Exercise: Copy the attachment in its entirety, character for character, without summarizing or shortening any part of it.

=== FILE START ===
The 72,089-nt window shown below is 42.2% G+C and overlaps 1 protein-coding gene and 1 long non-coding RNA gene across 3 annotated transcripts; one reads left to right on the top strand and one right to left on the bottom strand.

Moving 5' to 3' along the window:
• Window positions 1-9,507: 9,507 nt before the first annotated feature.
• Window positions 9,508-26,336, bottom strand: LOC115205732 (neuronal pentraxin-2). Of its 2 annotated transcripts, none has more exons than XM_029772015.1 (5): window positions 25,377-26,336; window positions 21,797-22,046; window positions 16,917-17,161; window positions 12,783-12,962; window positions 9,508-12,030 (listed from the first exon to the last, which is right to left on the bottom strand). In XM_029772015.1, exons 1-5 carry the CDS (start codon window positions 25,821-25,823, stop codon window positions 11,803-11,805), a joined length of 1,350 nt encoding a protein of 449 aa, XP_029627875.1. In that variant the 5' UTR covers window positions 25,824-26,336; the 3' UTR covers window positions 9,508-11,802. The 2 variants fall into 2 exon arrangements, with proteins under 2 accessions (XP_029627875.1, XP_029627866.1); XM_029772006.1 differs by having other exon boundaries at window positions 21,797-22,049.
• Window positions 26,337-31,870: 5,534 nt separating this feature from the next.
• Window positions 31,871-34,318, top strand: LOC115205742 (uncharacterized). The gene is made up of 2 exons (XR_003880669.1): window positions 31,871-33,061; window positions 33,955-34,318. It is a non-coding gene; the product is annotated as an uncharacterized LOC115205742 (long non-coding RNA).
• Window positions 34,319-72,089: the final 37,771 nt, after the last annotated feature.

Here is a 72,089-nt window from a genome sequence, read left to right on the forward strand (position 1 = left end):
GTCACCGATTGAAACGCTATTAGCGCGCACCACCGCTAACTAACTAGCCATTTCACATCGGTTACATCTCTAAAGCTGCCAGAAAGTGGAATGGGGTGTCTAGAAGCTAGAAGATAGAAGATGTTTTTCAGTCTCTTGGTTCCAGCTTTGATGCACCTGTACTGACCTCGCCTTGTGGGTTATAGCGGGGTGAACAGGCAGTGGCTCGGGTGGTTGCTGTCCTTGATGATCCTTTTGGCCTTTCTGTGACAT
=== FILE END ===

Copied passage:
The 72,089-nt window shown below is 42.2% G+C and overlaps 1 protein-coding gene and 1 long non-coding RNA gene across 3 annotated transcripts; one reads left to right on the top strand and one right to left on the bottom strand.

Moving 5' to 3' along the window:
• Window positions 1-9,507: 9,507 nt before the first annotated feature.
• Window positions 9,508-26,336, bottom strand: LOC115205732 (neuronal pentraxin-2). Of its 2 annotated transcripts, none has more exons than XM_029772015.1 (5): window positions 25,377-26,336; window positions 21,797-22,046; window positions 16,917-17,161; window positions 12,783-12,962; window positions 9,508-12,030 (listed from the first exon to the last, which is right to left on the bottom strand). In XM_029772015.1, exons 1-5 carry the CDS (start codon window positions 25,821-25,823, stop codon window positions 11,803-11,805), a joined length of 1,350 nt encoding a protein of 449 aa, XP_029627875.1. In that variant the 5' UTR covers window positions 25,824-26,336; the 3' UTR covers window positions 9,508-11,802. The 2 variants fall into 2 exon arrangements, with proteins under 2 accessions (XP_029627875.1, XP_029627866.1); XM_029772006.1 differs by having other exon boundaries at window positions 21,797-22,049.
• Window positions 26,337-31,870: 5,534 nt separating this feature from the next.
• Window positions 31,871-34,318, top strand: LOC115205742 (uncharacterized). The gene is made up of 2 exons (XR_003880669.1): window positions 31,871-33,061; window positions 33,955-34,318. It is a non-coding gene; the product is annotated as an uncharacterized LOC115205742 (long non-coding RNA).
• Window positions 34,319-72,089: the final 37,771 nt, after the last annotated feature.

Here is a 72,089-nt window from a genome sequence, read left to right on the forward strand (position 1 = left end):
GTCACCGATTGAAACGCTATTAGCGCGCACCACCGCTAACTAACTAGCCATTTCACATCGGTTACATCTCTAAAGCTGCCAGAAAGTGGAATGGGGTGTCTAGAAGCTAGAAGATAGAAGATGTTTTTCAGTCTCTTGGTTCCAGCTTTGATGCACCTGTACTGACCTCGCCTTGTGGGTTATAGCGGGGTGAACAGGCAGTGGCTCGGGTGGTTGCTGTCCTTGATGATCCTTTTGGCCTTTCTGTGACAT